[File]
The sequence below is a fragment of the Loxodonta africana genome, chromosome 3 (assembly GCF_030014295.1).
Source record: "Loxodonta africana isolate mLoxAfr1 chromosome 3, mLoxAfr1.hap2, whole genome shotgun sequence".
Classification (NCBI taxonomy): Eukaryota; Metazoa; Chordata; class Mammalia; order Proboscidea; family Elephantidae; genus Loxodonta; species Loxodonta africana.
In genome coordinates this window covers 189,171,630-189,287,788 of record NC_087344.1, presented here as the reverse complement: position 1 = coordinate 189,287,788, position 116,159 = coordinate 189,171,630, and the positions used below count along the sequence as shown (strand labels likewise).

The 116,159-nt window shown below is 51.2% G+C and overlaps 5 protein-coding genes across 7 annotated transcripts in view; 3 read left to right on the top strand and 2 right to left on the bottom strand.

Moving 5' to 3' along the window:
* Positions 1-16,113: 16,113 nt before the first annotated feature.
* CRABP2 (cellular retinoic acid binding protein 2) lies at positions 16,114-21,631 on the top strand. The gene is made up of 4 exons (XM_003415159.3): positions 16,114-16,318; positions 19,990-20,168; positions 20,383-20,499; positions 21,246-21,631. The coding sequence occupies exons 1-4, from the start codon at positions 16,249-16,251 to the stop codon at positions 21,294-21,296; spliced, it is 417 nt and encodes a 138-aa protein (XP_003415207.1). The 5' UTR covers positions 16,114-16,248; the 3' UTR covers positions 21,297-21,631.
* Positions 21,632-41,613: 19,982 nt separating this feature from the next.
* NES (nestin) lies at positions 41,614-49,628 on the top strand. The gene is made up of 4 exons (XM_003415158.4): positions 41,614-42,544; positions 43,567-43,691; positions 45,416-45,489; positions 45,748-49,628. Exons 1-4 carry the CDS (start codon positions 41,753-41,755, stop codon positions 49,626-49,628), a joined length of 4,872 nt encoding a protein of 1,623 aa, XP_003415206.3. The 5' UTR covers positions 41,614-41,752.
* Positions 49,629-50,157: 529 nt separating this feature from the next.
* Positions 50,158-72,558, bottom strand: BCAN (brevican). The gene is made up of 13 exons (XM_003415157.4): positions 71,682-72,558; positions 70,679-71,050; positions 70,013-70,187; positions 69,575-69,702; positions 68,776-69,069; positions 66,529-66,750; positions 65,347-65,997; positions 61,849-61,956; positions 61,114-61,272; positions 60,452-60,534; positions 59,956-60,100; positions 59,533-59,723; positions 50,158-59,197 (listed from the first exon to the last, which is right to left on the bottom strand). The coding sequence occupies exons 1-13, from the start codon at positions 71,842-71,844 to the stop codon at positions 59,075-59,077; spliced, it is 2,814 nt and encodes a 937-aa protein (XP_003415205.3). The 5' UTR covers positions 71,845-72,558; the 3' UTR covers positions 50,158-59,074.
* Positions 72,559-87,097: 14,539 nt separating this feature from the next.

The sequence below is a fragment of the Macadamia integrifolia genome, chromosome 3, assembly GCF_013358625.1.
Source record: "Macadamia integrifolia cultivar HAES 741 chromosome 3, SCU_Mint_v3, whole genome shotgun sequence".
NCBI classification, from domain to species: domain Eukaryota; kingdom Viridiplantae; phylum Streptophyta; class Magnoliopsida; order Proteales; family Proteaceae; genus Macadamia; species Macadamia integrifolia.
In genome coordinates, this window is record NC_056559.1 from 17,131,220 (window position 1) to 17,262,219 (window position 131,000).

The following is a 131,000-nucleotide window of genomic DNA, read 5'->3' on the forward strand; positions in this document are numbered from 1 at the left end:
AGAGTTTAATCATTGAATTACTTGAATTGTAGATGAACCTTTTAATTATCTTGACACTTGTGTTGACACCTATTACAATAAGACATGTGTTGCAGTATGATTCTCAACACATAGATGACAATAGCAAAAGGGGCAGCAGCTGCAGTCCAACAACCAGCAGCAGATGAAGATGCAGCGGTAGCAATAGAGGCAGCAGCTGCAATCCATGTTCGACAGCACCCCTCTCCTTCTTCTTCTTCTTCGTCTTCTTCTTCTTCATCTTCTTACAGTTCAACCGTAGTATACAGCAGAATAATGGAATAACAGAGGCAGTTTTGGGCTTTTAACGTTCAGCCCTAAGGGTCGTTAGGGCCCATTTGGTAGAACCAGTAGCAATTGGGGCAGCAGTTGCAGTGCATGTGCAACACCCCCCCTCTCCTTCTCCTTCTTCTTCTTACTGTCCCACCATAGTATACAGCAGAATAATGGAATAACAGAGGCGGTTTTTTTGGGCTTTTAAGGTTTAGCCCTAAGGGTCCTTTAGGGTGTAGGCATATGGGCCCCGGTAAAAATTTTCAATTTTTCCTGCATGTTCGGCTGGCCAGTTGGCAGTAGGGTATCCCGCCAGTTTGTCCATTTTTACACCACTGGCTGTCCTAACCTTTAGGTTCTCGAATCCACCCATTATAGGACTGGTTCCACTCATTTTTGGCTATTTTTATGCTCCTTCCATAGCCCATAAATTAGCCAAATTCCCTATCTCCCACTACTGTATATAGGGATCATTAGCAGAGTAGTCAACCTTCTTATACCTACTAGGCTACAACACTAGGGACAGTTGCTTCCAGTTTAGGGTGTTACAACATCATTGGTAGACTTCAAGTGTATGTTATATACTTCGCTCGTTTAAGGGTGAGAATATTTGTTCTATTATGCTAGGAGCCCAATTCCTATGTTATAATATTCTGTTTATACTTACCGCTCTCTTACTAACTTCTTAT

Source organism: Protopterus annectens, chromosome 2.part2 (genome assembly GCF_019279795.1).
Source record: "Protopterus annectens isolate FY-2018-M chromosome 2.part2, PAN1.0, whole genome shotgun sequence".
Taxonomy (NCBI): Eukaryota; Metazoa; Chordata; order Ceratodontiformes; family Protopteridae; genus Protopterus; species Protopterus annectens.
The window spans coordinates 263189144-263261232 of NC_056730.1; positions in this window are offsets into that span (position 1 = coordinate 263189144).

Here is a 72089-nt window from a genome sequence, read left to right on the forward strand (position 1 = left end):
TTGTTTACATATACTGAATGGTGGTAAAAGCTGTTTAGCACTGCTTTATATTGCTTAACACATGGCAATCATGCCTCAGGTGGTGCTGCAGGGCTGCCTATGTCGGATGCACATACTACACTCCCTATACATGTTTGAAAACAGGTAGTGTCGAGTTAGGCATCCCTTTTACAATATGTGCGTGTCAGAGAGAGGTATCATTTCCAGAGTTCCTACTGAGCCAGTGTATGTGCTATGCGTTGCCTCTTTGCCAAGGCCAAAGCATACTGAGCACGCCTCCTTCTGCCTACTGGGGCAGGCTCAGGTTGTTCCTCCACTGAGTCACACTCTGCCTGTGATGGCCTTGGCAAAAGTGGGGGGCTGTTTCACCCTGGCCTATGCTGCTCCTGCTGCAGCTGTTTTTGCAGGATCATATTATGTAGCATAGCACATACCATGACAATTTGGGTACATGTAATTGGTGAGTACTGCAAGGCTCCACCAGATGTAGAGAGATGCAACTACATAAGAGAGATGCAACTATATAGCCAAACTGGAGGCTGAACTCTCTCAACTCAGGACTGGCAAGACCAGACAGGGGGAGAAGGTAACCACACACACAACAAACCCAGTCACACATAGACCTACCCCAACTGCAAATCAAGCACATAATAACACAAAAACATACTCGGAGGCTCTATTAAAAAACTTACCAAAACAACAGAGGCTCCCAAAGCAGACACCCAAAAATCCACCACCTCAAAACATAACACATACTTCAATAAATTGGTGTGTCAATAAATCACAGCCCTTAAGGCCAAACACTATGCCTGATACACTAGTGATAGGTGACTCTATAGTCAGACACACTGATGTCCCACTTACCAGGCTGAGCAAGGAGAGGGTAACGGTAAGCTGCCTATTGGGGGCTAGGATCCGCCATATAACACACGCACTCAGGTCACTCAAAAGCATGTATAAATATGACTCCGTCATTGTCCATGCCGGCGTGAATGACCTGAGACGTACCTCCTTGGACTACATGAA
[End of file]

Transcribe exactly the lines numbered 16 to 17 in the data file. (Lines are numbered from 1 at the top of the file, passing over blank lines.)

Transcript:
NCBI classification, from domain to species: domain Eukaryota; kingdom Viridiplantae; phylum Streptophyta; class Magnoliopsida; order Proteales; family Proteaceae; genus Macadamia; species Macadamia integrifolia.
In genome coordinates, this window is record NC_056559.1 from 17,131,220 (window position 1) to 17,262,219 (window position 131,000).